Eva Hesse

January 11, 1936–1970

by Naomi Spector

In Brief

Eva Hesse created innovative sculptural forms using unconventional materials such as latex and fiberglass and gave minimal art organic, emotional, and kinetic features. She scorned good taste and the decorative, creating sculptures out of repeated units which embodied opposite extremes. These extremes were born from the extremes of her own life; Hesse’s family escaped Nazi Germany in 1939, and her mother committed suicide in 1946 when Hesse was just ten years old. While in Germany on a sponsored work stay in 1964, Hesse had her artistic breakthrough – she turned away from painting and began experimenting with plaster and string. Idiosyncratic placement was one of Hesse’s contributions to sculptural structure; her large fiberglass and latex works are recognized as major works of that artistic era.

Eva Hesse is recognized as one of the most innovative and powerful artists to emerge in the 1960s New York art world. She created new sculptural forms using eccentric materials such as latex and fiberglass, and has become known for giving minimal art organic, emotional, and kinetic aspects. Her material and formal inventions, with their sensuous and emotional extremes, were balanced by an active verbal intelligence that won her the respect of the art community—as her warmth and wry humor won her many friends.

Extreme Contradictions

Both Hesse’s life and art were fraught with extreme contradictions. Almost impossibly demanding of herself, she was nevertheless completely open to the unknown. She scorned good taste and the decorative, believing the authentic was never reached through subject matter, messages, or programs. The dynamic of her work was not expression, but discovery. She wrote, “It is my main concern to go beyond what I know and what I can know.” She pulled new meanings from deep in her psyche and gave them new formal structures that related to order, yet also resisted it. Usually these structures involved repeated units—the same but not exactly the same—that embodied opposite extremes: order/chaos, hardness/softness, directness/irony, horror/humor, mechanical/organic. The absurd is as inescapable in her work as it is in Samuel Beckett’s. Her subject, not merely her expression, is abstract. Her central theme is existence itself: the possibility of identity in a deranged world.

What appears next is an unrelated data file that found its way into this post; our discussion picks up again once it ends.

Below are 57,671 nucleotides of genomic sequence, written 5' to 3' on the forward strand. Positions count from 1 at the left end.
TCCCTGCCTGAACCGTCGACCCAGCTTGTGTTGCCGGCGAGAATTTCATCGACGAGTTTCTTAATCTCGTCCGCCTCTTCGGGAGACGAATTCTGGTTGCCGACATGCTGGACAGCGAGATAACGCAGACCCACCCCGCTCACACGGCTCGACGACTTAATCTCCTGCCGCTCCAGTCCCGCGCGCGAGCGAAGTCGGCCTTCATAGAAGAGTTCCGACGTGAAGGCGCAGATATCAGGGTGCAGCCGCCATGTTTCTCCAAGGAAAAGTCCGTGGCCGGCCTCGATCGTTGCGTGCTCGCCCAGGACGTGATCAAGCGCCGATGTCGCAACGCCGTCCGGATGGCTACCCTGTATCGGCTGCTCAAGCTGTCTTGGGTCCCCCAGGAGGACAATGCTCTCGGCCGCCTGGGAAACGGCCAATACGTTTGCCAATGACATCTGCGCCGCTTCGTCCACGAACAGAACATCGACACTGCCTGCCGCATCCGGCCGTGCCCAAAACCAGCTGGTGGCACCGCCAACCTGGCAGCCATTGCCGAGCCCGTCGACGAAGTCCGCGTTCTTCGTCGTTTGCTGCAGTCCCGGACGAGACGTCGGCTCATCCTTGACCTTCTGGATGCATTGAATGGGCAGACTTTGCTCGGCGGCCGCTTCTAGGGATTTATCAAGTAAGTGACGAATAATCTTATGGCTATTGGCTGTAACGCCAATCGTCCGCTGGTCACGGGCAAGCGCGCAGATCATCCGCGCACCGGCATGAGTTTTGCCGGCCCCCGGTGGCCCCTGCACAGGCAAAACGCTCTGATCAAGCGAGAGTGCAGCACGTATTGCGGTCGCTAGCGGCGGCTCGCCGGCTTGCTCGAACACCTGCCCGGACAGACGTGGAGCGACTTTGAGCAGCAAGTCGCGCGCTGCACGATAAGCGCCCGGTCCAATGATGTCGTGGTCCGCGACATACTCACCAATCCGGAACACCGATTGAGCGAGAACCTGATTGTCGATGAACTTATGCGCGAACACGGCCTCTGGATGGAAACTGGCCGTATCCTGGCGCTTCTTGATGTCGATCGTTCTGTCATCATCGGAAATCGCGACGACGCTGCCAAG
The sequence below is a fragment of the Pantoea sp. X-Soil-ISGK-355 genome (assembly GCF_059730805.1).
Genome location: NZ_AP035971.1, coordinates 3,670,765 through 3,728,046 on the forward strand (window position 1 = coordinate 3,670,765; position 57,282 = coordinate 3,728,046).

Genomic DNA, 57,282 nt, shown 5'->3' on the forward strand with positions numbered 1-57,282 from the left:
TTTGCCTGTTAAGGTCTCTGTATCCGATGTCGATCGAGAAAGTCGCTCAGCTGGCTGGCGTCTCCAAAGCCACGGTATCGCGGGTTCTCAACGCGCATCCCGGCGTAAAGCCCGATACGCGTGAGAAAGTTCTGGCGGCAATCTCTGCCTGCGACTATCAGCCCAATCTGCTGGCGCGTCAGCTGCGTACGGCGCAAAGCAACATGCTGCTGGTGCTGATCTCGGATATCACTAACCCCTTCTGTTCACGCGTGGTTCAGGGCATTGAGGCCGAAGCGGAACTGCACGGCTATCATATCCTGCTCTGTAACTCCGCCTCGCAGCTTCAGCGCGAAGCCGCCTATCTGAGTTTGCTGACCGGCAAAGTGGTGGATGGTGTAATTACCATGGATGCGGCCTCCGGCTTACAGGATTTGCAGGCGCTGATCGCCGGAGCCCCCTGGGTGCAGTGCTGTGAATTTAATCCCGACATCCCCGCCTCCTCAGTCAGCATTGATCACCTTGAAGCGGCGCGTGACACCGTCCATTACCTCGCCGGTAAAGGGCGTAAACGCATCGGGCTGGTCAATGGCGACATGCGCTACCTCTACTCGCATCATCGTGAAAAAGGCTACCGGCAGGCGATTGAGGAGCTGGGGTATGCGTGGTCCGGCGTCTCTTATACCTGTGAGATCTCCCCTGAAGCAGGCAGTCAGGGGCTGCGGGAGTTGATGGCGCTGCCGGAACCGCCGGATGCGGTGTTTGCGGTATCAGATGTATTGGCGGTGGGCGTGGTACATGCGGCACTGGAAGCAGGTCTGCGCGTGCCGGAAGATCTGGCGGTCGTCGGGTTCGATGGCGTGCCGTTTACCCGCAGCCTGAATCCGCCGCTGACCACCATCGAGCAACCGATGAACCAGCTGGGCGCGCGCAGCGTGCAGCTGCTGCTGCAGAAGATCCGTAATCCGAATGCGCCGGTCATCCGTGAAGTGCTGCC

Early Life & Education

Eva Hesse was born in Hamburg, Germany, on January 11, 1936 to educated Jewish parents, Wilhelm Hesse, a criminal lawyer, and the artistic Ruth Marcus House. In 1938, to escape the Nazis, she and her sister Helen (later Helen Charash), who was three years older, were separated from their parents. The next year the family made it to New York. There her mother, severely depressed, took her own life in 1946, a year after her divorce from Wilhelm Hesse and his subsequent remarriage to Eva Nathanson.

The legacies of the Holocaust and of her disastrous family history were the subjects of the horrible fears and anxieties which Hesse battled throughout her life. Creative and “difficult” in her youth, she found much of her artistic identity outside her formal education. She graduated from the High School of Industrial Arts in 1952. She then attended Pratt Institute of Design for one and a half years and Cooper Union for three years, graduating in 1957. In 1959, she received her B.F.A. from the Yale School of Art and Architecture and immediately moved back to New York. There she continued an intense regimen of drawing and painting, attending exhibitions, and reading art history and twentieth-century literature. She also began to establish herself among her peers, including Sol LeWitt and Mel Bochner. In 1961, Hesse married the well-known American sculptor Tom Doyle.

Finding Her Artistic Identity

In an extraordinary group of small ink and gouache works on paper she produced in 1960–1961, forms emerged that uncannily predicted her great late sculptures. Translucent and dark, fragile and potent, abstract or all-but-abstract—these images of boxes, circles, and strings claimed her ambiguous structural and emotional territory.